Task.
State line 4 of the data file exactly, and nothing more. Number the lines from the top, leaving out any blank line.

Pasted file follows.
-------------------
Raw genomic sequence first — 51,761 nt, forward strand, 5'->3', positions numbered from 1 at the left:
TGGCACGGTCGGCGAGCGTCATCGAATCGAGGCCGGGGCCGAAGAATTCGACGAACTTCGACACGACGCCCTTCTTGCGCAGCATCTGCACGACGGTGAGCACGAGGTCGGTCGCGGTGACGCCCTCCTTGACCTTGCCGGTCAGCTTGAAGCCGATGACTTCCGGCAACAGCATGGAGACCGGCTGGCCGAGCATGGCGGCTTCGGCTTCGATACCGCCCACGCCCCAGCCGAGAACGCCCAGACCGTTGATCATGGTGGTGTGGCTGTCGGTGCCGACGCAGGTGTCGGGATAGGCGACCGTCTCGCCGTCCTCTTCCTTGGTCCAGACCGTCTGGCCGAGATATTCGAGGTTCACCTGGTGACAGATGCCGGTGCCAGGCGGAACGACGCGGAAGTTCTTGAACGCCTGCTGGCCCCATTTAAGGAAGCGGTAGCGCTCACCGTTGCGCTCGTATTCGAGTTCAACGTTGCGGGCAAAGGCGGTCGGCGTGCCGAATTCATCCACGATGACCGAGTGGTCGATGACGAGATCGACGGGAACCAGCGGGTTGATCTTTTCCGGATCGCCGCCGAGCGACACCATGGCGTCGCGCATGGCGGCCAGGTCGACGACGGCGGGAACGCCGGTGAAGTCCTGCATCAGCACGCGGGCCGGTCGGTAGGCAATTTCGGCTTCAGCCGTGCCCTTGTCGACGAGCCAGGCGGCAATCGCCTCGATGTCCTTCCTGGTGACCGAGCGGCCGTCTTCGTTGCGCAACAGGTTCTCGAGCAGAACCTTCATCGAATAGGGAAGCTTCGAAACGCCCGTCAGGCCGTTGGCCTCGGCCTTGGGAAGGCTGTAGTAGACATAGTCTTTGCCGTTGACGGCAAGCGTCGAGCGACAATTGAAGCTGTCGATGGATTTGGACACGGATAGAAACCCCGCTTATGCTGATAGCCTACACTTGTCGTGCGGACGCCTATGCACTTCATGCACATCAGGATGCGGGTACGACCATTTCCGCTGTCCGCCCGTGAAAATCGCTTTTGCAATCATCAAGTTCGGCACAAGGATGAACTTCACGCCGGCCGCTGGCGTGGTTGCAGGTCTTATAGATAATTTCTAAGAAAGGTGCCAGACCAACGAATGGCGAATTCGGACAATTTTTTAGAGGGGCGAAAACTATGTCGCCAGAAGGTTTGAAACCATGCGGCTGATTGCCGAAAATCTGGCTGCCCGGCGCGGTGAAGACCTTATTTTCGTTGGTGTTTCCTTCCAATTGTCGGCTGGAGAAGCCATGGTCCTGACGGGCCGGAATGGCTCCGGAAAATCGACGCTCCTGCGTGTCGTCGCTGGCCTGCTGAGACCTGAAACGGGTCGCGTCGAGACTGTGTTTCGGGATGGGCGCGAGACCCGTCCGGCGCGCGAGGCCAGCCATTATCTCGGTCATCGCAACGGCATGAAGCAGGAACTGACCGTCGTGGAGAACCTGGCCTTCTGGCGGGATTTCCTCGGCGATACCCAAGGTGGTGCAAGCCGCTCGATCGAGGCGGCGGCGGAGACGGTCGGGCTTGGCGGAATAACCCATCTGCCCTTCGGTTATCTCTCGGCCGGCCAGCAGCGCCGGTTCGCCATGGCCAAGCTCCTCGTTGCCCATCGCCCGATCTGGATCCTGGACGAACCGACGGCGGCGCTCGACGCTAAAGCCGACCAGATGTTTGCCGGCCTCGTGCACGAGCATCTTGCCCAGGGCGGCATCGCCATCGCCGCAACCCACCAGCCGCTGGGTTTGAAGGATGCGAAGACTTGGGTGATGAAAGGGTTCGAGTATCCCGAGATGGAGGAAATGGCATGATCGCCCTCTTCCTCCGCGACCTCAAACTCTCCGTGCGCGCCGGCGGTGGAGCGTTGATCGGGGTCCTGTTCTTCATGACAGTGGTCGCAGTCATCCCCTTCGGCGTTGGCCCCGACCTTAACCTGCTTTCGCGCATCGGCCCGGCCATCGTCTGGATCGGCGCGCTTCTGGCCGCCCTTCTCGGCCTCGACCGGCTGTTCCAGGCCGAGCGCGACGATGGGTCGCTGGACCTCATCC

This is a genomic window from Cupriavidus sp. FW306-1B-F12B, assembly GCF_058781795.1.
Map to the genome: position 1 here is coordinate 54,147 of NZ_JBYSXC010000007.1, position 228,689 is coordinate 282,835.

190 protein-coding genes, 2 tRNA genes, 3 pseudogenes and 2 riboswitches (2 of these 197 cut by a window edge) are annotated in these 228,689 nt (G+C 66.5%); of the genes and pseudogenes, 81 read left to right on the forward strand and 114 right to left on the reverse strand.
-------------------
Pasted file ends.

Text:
Map to the genome: position 1 here is coordinate 54,147 of NZ_JBYSXC010000007.1, position 228,689 is coordinate 282,835.